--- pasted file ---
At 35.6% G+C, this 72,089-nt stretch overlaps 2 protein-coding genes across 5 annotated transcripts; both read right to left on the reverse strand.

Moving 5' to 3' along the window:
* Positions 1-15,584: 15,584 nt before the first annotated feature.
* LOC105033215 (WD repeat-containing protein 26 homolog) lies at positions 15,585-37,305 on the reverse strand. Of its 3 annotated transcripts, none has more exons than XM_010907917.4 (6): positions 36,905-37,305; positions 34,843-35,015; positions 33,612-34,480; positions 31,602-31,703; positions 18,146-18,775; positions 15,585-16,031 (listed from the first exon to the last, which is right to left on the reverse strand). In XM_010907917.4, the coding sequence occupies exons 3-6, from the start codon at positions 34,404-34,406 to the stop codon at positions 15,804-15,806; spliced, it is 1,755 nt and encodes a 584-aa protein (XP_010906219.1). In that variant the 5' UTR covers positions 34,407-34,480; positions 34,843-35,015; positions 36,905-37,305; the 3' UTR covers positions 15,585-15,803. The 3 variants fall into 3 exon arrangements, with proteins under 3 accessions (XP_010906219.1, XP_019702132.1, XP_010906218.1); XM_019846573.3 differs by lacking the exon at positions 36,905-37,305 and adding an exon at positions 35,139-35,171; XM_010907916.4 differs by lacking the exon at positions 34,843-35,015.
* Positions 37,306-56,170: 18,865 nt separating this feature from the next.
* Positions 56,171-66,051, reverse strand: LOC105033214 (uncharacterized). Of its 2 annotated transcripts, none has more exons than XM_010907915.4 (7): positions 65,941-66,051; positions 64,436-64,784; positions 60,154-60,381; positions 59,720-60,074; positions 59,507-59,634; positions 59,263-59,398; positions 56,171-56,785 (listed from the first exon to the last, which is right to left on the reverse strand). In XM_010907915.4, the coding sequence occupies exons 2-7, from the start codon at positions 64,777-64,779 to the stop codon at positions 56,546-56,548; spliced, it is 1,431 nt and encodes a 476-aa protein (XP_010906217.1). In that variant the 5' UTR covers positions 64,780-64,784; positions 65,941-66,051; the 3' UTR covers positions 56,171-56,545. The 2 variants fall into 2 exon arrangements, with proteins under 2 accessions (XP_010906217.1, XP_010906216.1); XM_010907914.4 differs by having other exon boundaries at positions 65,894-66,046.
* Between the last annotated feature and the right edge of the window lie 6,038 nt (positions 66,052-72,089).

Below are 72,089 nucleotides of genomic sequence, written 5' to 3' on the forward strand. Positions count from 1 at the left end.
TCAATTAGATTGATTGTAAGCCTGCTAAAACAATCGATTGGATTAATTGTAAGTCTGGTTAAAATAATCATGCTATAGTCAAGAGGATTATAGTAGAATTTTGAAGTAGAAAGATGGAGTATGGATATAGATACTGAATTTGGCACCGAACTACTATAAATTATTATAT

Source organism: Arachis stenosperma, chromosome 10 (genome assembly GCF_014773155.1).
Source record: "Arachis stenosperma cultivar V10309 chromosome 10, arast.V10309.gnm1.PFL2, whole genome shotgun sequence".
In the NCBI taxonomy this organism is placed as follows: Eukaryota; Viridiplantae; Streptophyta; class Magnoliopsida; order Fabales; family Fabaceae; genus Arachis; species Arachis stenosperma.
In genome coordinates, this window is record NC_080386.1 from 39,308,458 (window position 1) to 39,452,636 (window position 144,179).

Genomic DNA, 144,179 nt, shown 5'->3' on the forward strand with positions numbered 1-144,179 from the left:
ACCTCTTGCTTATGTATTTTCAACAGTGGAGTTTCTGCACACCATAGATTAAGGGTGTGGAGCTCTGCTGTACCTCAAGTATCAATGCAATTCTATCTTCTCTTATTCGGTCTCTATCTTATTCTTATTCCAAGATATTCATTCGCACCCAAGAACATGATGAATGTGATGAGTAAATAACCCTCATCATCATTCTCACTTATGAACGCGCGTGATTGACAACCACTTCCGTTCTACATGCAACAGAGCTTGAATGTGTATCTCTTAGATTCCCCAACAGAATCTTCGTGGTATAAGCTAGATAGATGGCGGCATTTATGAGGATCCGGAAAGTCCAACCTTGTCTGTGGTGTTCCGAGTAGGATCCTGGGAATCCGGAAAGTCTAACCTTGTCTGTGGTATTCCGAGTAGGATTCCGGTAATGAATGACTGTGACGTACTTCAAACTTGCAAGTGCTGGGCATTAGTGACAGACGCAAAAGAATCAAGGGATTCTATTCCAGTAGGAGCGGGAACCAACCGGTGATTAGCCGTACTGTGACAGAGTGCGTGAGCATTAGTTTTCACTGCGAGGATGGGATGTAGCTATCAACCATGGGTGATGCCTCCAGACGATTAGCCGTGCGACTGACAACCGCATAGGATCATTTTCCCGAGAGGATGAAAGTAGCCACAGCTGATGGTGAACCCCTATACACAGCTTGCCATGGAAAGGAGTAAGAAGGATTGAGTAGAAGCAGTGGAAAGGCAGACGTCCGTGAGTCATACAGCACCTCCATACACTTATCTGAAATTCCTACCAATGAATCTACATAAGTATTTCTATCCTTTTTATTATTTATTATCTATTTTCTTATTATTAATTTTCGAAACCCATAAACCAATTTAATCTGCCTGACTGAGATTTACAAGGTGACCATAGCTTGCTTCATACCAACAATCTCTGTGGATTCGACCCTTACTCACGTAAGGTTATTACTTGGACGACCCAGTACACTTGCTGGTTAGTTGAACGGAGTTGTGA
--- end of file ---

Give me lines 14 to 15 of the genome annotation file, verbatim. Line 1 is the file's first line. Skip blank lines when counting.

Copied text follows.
Genomic DNA, 144,179 nt, shown 5'->3' on the forward strand with positions numbered 1-144,179 from the left:
ACCTCTTGCTTATGTATTTTCAACAGTGGAGTTTCTGCACACCATAGATTAAGGGTGTGGAGCTCTGCTGTACCTCAAGTATCAATGCAATTCTATCTTCTCTTATTCGGTCTCTATCTTATTCTTATTCCAAGATATTCATTCGCACCCAAGAACATGATGAATGTGATGAGTAAATAACCCTCATCATCATTCTCACTTATGAACGCGCGTGATTGACAACCACTTCCGTTCTACATGCAACAGAGCTTGAATGTGTATCTCTTAGATTCCCCAACAGAATCTTCGTGGTATAAGCTAGATAGATGGCGGCATTTATGAGGATCCGGAAAGTCCAACCTTGTCTGTGGTGTTCCGAGTAGGATCCTGGGAATCCGGAAAGTCTAACCTTGTCTGTGGTATTCCGAGTAGGATTCCGGTAATGAATGACTGTGACGTACTTCAAACTTGCAAGTGCTGGGCATTAGTGACAGACGCAAAAGAATCAAGGGATTCTATTCCAGTAGGAGCGGGAACCAACCGGTGATTAGCCGTACTGTGACAGAGTGCGTGAGCATTAGTTTTCACTGCGAGGATGGGATGTAGCTATCAACCATGGGTGATGCCTCCAGACGATTAGCCGTGCGACTGACAACCGCATAGGATCATTTTCCCGAGAGGATGAAAGTAGCCACAGCTGATGGTGAACCCCTATACACAGCTTGCCATGGAAAGGAGTAAGAAGGATTGAGTAGAAGCAGTGGAAAGGCAGACGTCCGTGAGTCATACAGCACCTCCATACACTTATCTGAAATTCCTACCAATGAATCTACATAAGTATTTCTATCCTTTTTATTATTTATTATCTATTTTCTTATTATTAATTTTCGAAACCCATAAACCAATTTAATCTGCCTGACTGAGATTTACAAGGTGACCATAGCTTGCTTCATACCAACAATCTCTGTGGATTCGACCCTTACTCACGTAAGGTTATTACTTGGACGACCCAGTACACTTGCTGGTTAGTTGAACGGAGTTGTGA